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69 Acreage of selected plants ~ increased over several years, and each year observations are made of both desirable and undesirable traits. Millions of individual plants are tested annually In the United States, and no environmental damage has been documented from their re- lease. Standard confinement practices have been effective in keeping in bounds both poorly domesticated and highly domesticated plants. Proven and routinely applied confinement methods include biological, chemical, physical, geographical, environmental, and temporal control, as well as limitation of the size of the field plot. The committee could document no case of escape of a plant introduction from a confined experimental field plot (1 acre or less) that has produced problems In natural ecosystems. Confinement of plants in small field tests is almost always suc- cessful. Particular traits may be transmitted by pollen to other related plants in the vicinity, but most available evidence shows this to be rare. Unless that trait confers a strong selective advantage to the progeny of the recipient, no adverse effects will occur. ~ nec- essary, such plants can be destroyed. Molecular genetic techniques neither enhance nor decrease the probability of occurrence of such genetic transfer relative to classical methods of genetic manipulation. Established confinement options are as applicable to field introductions of plants modified by molecular and cellular methods as they are for plants modified by classical genetic methods. . [ARG~SCA[E INTRODUCTIONS AND COMMI:RCIAIIZATION This report addresses small-scale experimental introduction, not large-scale introductions ~d commercialization. As experience with small-scale field research increases, the information gamed will per- rn~t large-scale introductions to be approached with greater confi- dence. A plant that exhibits desirable traits in small-scale tests will be graduaDy increased In number and either returned to a breeding program or released as a cultivar. Oversight mechanisms should re- ma~n flexible to accommodate the transition that wiD occur as testing of crops modified by molecular methods proceeds from isolated field plots to large-scale, multisite testing. This field research Is critical to the development of new crop varieties and hybrids.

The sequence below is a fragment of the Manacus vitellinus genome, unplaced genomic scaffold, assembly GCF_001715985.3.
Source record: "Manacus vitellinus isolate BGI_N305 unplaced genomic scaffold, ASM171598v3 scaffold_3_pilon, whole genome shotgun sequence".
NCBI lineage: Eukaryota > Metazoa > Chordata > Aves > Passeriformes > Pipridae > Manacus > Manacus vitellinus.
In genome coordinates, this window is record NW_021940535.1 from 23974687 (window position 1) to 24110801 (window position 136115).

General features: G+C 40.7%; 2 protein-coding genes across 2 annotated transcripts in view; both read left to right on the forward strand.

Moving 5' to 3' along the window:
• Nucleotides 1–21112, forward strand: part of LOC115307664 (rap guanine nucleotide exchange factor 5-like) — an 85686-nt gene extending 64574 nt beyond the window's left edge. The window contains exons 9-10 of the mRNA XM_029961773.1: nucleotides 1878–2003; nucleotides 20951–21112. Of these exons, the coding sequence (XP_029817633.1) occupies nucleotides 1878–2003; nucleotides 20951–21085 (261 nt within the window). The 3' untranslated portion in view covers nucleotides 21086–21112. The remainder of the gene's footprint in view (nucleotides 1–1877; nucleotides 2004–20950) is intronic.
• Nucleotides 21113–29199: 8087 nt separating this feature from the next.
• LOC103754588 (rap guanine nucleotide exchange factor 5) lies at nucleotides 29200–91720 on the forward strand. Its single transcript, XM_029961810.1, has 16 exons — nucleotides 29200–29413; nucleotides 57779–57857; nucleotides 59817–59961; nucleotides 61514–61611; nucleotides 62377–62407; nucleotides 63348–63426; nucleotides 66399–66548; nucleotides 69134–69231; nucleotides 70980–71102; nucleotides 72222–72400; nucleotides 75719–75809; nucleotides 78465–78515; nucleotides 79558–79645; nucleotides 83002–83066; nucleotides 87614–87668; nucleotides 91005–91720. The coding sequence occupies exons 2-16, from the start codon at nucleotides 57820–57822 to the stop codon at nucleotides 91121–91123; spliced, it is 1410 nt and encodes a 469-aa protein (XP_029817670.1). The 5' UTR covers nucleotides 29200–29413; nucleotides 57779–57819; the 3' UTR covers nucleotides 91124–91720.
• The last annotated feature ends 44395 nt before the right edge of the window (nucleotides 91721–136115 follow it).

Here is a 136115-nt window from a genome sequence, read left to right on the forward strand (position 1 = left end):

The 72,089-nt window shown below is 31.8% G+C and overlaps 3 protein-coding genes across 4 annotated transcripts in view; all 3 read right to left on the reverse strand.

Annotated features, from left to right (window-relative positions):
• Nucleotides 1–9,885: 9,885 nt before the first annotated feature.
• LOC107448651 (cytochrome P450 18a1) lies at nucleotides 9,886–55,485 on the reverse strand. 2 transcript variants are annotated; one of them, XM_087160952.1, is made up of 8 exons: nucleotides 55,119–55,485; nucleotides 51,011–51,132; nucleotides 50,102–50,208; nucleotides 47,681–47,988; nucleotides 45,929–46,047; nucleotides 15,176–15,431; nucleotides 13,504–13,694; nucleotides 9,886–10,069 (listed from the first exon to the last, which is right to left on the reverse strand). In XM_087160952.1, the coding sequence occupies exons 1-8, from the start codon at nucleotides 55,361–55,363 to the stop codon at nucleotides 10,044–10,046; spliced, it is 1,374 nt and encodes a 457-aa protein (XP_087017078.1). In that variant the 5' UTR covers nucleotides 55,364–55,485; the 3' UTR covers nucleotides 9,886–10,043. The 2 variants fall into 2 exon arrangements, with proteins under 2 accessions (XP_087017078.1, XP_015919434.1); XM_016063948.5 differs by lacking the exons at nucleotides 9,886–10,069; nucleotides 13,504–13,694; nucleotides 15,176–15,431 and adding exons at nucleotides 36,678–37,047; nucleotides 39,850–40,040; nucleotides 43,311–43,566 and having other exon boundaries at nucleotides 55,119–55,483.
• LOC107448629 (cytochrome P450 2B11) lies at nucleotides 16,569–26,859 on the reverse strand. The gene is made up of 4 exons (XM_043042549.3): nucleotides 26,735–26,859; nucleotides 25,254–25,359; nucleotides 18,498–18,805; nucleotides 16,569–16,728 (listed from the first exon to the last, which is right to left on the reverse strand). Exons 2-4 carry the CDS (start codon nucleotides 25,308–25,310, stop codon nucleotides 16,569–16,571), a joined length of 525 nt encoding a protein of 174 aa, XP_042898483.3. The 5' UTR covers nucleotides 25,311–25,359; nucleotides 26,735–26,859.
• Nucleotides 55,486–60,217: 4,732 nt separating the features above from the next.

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70 An important consideration in the commercialization of plants produced by any of the available techniques is how to deploy resis- tance genes so that they remain effective in controlling pests. For example, if the Bacillus thuringiens's endotoxin gene is widely used without regard to the development of resistance, tolerance to this useful bioinsecticide might develop. The same is true for disease- resistance genes. Another concern associated with large-scale use is the potential genetic "cont~nination~ of populations of wild relatives of cultivated plants by genes from unrelated organisms that have been introduced into the cultivar. However, for this concern to be valid, gene ~ntro- gression would have to occur and the resulting progeny would have to have a selection advantage in their wild environment. . Experience gained through smaB-scale field research is crucial to the large-scale use of genetically modified plants. A FRAMEWORK FOR ASSESSING RISE Most of the extensive past experience on field research of plants that have been genetically modified by classical techniques is rele- vant to field research of plants modified by molecular and cellular techniques. Procedures of confinement, monitoring, and mitigation work equally well, regardless of how the plant was produced. The types of modifications that have been seen or anticipated with molecular techniques are similar to those that have been pro- duced with classical techniques. No new or inherently different haz- ards are associated with the molecular techniques. Therefore, any oversight of field tests should be based on the plant's phenotype and genotype and not on how it was produced. The power of the molec- ular methods, however, does present the possibility that plants with unfa~riiliar but desired phenotypes may be produced. In some cases, new genes sources may be used, but familiar phenotypes will result. Plants with unfamiliar phenotypes should be subject to oversight until their behavior Is predictable and shown to be nondetrimental to the environment. In this section, the committee proposes a decLsion-making framer work (Fig. ~1) that allows experimental field testing based on (1) famuliarity with the plant and genetic modification (Fig. 6-2), (2) the ability to confine the plant (Fig. ~3), and (3) the perceived environmental unp act if the plant should escape confinement (Fig. ~4~.